I approached the Glade of Years with a tang of melancholy in my heart.
Kenny: Hello there, Year 2024.
The Year 2024: Hello, Kenny.
Kenny: Thanks for taking the time to speak with us.
The Year 2024: Not so fast.
The Year 2024: I understand that this is the final ShelfTalker post ever. That its long run is coming to an end today.
Kenny: Yes. That is so.
The Year 2024: In that case, I’ll do the questioning here and interview you.
Kenny: What! Hold on a minute. A little warning would have been nice. You’ve caught me entirely flatfooted and unawares.
The Year 2024: Oh, come now. Chin up!
Kenny: Oh, all right!
The Year 2024: Now then, first things first. Is there anyone you want to thank or recognize?
Kenny: Well, certainly all the ShelfTalkers should be praised. In order of advent that would be Alison Morris, Josie Leavitt, Elizabeth Bluemle, myself, Leslie Hawkins, Meghan Goel, and Cynthia Compton.
The Year 2024: Well-spotted in recognizing your bookselling colleagues! But isn’t there a mighty figure who reigns in the shadows you want to thank?
Kenny: Well, yes I do. Diane Roback, PW’s Children’s Editor, is the creator, editor, and cheerleader of ShelfTalker. She’s the smartest person I know in the business, a person of vision and integrity, and a real pal. Diane deserves a giant dollop of thanks.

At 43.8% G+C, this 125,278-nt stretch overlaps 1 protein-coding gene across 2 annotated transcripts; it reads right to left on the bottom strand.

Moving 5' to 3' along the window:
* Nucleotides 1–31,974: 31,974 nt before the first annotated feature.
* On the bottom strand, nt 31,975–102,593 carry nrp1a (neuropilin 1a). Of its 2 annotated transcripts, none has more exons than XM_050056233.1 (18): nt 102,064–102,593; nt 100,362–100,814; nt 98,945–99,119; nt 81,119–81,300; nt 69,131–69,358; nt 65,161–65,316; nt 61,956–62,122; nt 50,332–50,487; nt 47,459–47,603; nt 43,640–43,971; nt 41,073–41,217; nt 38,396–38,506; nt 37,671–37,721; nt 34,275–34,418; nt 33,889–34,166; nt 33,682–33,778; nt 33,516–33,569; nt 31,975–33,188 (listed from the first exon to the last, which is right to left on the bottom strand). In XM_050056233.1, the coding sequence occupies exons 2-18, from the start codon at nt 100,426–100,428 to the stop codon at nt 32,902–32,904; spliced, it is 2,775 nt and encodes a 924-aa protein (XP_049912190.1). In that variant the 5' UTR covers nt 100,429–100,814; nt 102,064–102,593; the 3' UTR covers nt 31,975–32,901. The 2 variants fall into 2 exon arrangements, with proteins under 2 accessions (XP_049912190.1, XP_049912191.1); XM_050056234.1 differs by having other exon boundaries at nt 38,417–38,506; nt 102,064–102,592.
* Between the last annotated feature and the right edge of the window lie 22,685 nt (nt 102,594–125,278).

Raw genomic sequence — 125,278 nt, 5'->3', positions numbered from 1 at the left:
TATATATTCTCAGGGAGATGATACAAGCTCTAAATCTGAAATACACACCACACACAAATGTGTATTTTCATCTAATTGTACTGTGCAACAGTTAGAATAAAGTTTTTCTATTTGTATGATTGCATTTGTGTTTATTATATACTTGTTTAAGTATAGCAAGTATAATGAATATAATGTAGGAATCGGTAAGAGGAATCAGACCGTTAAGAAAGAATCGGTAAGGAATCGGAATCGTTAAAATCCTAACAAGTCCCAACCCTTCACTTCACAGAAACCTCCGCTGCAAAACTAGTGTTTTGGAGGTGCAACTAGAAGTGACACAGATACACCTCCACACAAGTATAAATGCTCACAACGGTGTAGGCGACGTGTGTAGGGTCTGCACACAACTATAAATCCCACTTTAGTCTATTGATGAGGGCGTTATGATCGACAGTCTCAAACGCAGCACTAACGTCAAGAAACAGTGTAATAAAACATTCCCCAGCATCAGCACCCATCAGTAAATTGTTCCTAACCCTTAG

The Year 2024: Yes, I have heard nothing but praise of Diane from preceding Years. So, what has led up to this moment of finality?
Kenny: I would say that the pandemic was like a slow leak in an aging tire. Though I personally continued to fling a post up once a month, the regular practice of writing by the group never reanimated.
The Year 2024: I see. And how many posts were made during ShelfTalker’s 15 year run?
The Year 2024: Well! And what was the most read of any post?
Kenny: The runaway winner was The Real Reason Patrick Rothfuss’ Kingkiller Is Not Here Yet, which I wrote in 2017. One should note that it is still relevant as book three continues to be nowhere on the horizon and I don’t suppose you will have any news to share of it during your tenure.
The Year 2024: You are quite wrong about that. In fact, I can now reveal that book three, The Doors of Stone, is already here.
The Year 2024: Yes. As I’m sure you know Rothfuss recently published a duplicative tidbit of a book, The Narrow Road Between Desires.
Kenny: Yes, though why it was published baffled me.
The Year 2024: Ah. Well, it will be revealed that every word of The Doors of Stone is present somewhere in The Narrow Road Between Desires. To read book three of the Kingkiller Trilogy all you have to do is unlock the complex secret algorithm used to shrink The Doors of Stone into the tiny new book and then reverse engineer it to read book three in full. So you can see that the long wait is over.
Kenny: That’s quite a sense of humor you are sporting, Year 2024.
The Year 2024: I’ll need it. And now, returning to ShelfTalker, how many posts did you personally produce?
The Year 2024: Indeed! And do you have a favorite?
Kenny: Not really a single favorite, though I do have some favorites. For example, I think The Problem with Problems was the most important. The State of Maine’s Apology to Lev Grossman is a favorite. The interview with Gail Carson Levine’s Book Covers is a favorite interview.
The Year 2024: I see. I know you wrote a number of spoofs regarding Amazon. Do you have a favorite there?